Abortion South CarolinaMelissa Anne "Mac" Cunningham-Sereque shows the wand used to do ultrasound on pregnant women during a South Carolina House subcommittee hearing on an abortion bill on Wednesday, Feb. 3, 2021, in Columbia, S.C. The bill would outlaw almost all abortions in the state. (AP Photo/Jeffrey Collins)
COLUMBIA, S.C. (AP) — After years of legislative wrangling over a bill that would ban almost all abortions in South Carolina, the public got what likely will be one final chance to speak for or against the ban.
About 50 people testified both in person and online at Wednesday's House subcommittee hearing before the panel advanced the proposal. The bill passed the Senate last month after years of setbacks.
South Carolina lawmakers have been holding public hearings for years on the “ South Carolina Fetal Heartbeat and Protection from Abortion Act. ”
It would require doctors to use an ultrasound to try to detect a fetal heartbeat if they think pregnant women are at least eight weeks along. If they find a heartbeat, and the pregnancy is not the result of rape or incest, they can’t perform the abortion unless the mother’s life is in danger. That can be as soon as six weeks after conception and before many women know they are pregnant.
Wednesday's meeting had familiar testimony — limited to three minutes per speaker — from all of those hearings.
There were pastors saying every life matters. There were women's rights groups saying the bill takes away control of women's bodies.
There were doctors. There were women who had abortions and regretted the decision and those who had them and asked lawmakers not to take away that choice from other women.
There were women with heartbreaking stories of choosing to end pregnancies when told the fetus couldn't survive outside the womb and adults who told tales of mothers who didn't want them but decided to take their pregnancies to term instead of having an abortion.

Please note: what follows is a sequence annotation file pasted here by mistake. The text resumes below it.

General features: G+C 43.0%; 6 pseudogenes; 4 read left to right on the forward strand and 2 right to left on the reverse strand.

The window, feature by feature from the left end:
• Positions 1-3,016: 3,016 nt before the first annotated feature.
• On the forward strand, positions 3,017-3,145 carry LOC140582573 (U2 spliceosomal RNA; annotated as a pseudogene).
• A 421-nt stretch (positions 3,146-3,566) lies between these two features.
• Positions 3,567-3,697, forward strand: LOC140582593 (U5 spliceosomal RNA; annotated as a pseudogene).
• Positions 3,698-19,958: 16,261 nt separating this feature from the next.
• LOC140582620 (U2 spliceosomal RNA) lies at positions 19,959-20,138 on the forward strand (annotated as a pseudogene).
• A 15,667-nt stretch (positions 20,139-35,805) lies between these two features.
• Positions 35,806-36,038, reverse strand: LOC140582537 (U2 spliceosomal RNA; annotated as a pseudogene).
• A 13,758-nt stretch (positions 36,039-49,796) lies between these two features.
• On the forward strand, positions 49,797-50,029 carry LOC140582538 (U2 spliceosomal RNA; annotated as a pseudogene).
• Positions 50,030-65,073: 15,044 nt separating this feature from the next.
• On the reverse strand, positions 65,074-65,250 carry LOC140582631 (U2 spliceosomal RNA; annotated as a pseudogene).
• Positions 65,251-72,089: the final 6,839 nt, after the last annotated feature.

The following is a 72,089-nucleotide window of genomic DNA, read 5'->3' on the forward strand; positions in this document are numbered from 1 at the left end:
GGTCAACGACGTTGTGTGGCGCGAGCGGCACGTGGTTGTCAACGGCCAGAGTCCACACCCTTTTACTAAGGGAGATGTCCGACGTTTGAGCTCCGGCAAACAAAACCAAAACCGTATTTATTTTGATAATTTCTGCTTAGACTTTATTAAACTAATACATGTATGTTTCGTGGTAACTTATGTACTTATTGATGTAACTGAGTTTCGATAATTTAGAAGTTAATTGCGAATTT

After 3 1/2 hours of testimony, the subcommittee voted 3-2 on party lines with Republicans prevailing to send the bill to the full Judiciary Committee, likely next week.
That committee is expected to approve the bill and send it to the House floor. The full House passed the bill 70-31 last session.
Gov. Henry McMaster has promised to sign it immediately as South Carolina would join about a dozen other states that have passed similar or more strict abortion bans. All of them are awaiting court rulings with conservatives hoping one of them will lead the U.S. Supreme Court to overturn its 1973 ruling that keeps states from excessive restrictions on abortions.
Abortion opponents have pushed the South Carolina bill in some form for more than a decade. It would pass the House easily, then fail each time after hitting a procedural hurdle in the Senate. But Republicans gained three senators in November and the Senate finally passed the bill in January.
Some conservatives aren't happy the bill included the rape and incest exceptions and it has passed the House before without that change. At least two Republicans senators said they couldn't support it without those exceptions.
If the House removes the exceptions or makes any other changes, the Senate would have to pass the bill again. Holly Gatling who leads South Carolina Citizens for Life which wants to outlaw all abortions, asked lawmakers at least three times to pass the bill without changes,
Lacey Layne appeared testified again Wednesday, telling the story how an ultrasound found the boy she and her husband decided to name Evan has his brain growing outside the skull. She said made the heartbreaking decision to have an abortion just before the 20-week deadline under current state law.
She has told the story several times and only strayed from her written testimony at the end of her three minutes.
“I shouldn’t have to keep sharing my personal experience with strangers in hopes you will finally care," Layne said.
A few minutes later pastor Randy Goff came before lawmakers, telling a story he has told many times in Columbia of how his wife was pregnant with twins named Isaac and Abigail. He spoke of the joy and delight he felt when he heard their heartbeats and would talk to his wife's belly.
Isaac died in the womb after a doctor suggested they wait a day to check on a possible problem with the pregnancy, Goff said.
“We need to do everything we can to protect an unborn child," Goff said.
Follow Jeffrey Collins on Twitter at https://twitter.com/JSCollinsAP.